E-Trade Ditches the Baby for Kevin Spacey

NEW YORK (TheStreet) -- The baby is gone.

Online brokerage E-Trade Financial ( (ETFC)) got a lot of play out of its commercials with its talking baby. But the ubiquitous ads, which also appeared in six football Super Bowls, are ending. Instead of a grownup baby, E-Trade plans on showing off its mobile capabilities and product offerings through a new campaign with baby-faced grownup Kevin Spacey in an appeal to a different generation.

In a commercial that aired during the NCAA basketball March Madness tournament, the E-Trade baby, voiced by Pete Holmes, walked off the set rather than work with a new cat sidekick. The commercial and subsequent YouTube video, which gained 191,000 views and counting, directs viewers to babyquits.com, which, in turn, re-directs to the E-Trade baby's Facebook page where he posted: "All good memories, E-Trade. I gave you the best year of my life."

The E-Trade baby was created by Grey Global Group, E-Trade's advertising agency since 2007. The funny ads were seen by 500 million to 750 million people and have gone viral many times.

But E-Trade changed its mind on the tot. For starters, the company did not run any Super Bowl commercials this year, which might be because Grey Global resigned the account in 2013 after E-Trade said it was launching an agency review.

E-Trade's new advertising company is Ogilvy & Mather. The venerable ad agency has 14 years of experience working with rival TD Ameritrade (AMTD) and will now fashion ads around Spacey, veteran actor and current star of the Netflix ( (NFLX)) show House of Cards.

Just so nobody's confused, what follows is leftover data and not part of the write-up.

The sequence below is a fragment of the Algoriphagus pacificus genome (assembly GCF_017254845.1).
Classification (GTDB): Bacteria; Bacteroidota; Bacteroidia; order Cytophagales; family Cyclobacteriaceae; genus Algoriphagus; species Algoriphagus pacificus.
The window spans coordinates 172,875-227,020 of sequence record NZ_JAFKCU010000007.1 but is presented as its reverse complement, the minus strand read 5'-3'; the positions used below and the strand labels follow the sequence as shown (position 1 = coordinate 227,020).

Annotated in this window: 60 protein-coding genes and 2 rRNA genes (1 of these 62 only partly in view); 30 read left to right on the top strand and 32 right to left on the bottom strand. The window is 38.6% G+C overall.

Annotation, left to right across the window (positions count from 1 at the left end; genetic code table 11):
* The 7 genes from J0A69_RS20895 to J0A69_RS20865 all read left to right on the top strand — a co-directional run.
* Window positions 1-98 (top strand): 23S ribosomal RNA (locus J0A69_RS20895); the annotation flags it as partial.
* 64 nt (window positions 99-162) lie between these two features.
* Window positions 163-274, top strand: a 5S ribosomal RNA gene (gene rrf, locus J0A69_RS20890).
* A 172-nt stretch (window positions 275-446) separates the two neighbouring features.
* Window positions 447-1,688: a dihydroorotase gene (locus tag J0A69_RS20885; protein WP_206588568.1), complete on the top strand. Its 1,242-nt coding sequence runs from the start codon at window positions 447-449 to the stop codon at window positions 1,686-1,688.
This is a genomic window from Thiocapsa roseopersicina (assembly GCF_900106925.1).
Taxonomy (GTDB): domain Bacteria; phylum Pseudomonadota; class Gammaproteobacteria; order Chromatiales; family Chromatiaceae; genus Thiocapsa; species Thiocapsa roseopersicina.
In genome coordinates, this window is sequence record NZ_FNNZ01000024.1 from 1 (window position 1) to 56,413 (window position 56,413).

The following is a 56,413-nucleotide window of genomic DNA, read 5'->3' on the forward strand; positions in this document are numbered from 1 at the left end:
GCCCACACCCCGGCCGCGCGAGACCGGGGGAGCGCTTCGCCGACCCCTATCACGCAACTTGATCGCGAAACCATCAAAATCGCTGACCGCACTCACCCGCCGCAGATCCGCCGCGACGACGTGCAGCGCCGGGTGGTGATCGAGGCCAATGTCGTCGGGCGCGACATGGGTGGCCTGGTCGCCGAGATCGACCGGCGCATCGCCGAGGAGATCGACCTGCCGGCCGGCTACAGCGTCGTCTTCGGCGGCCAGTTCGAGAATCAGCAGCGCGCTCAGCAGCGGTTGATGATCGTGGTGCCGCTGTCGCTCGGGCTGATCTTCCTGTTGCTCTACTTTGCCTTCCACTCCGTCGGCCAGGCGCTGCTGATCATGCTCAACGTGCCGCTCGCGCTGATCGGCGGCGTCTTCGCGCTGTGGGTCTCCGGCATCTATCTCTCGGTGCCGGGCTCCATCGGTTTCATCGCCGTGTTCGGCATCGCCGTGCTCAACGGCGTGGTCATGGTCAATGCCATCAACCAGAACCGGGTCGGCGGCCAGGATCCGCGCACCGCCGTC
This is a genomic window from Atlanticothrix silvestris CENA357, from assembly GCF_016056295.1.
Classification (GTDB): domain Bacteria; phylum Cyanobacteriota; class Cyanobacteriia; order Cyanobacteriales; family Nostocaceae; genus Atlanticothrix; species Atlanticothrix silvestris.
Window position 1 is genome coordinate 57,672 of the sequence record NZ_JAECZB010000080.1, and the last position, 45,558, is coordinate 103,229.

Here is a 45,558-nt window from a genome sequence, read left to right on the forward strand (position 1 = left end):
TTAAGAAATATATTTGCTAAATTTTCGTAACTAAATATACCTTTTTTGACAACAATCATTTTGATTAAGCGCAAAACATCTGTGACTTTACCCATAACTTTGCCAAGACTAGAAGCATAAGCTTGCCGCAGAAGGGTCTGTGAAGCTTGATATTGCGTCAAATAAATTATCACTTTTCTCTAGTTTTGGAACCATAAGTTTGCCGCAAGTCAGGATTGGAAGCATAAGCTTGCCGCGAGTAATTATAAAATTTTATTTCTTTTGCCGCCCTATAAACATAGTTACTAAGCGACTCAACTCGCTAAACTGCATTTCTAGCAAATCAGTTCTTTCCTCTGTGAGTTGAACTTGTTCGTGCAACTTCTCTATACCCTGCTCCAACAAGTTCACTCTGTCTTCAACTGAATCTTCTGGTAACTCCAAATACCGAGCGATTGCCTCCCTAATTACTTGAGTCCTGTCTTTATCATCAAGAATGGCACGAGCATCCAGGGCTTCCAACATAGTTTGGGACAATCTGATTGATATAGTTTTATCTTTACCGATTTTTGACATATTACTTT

In the new commercials, Spacey will star as an E-Trade scout looking for "Type E" people who know how to use the site and can name different product offerings that set it apart from rivals. Those online brokerage rivals include Charles Schwab (SCHW), Fidelity, Scottrade, Tradeking and TD Ameritrade.

In fiscal 2013, E-Trade posted revenue of $1.7 billion. The company added 95,000 new brokerage accounts and passed the three million mark. The company also added $10.4 billion in new assets, to take its total assets over 261 billion.

E-Trade has a market capitalization of $5.8 billion and posted revenue of $1.72 billion in fiscal 2013. Schwab had revenue of $5.4 billion in 2013 and trades with a market capitalization of $32.7 billion. TD Ameritrade has a $16.6 billion market capitalization and saw 2013 revenue of $2.8 billion. Of course, there are other variables like earnings per share and amount of assets, but on a strict price to sales ratio, E-Trade shares look undervalued.

E-Trade shares have a trailing price to sales of 3.3, compared to TD Ameritrade and Charles Schwab with 5.9 and 6.1, respectively. Even to get to a price to sales of 5.0x, E-Trade shares would rise 48%. The company continues to add accounts and assets.

The new focus on product offerings and not just simplicity could cause a plethora of account inflows that could help revenue and profits. E-Trade shares are up around 50% since a June 2010 1:10 split that really helped put the company on the right track.

At the time of publication the author had no position in any of the stocks mentioned.

This article represents the opinion of a contributor and not necessarily that of TheStreet or its editorial staff.

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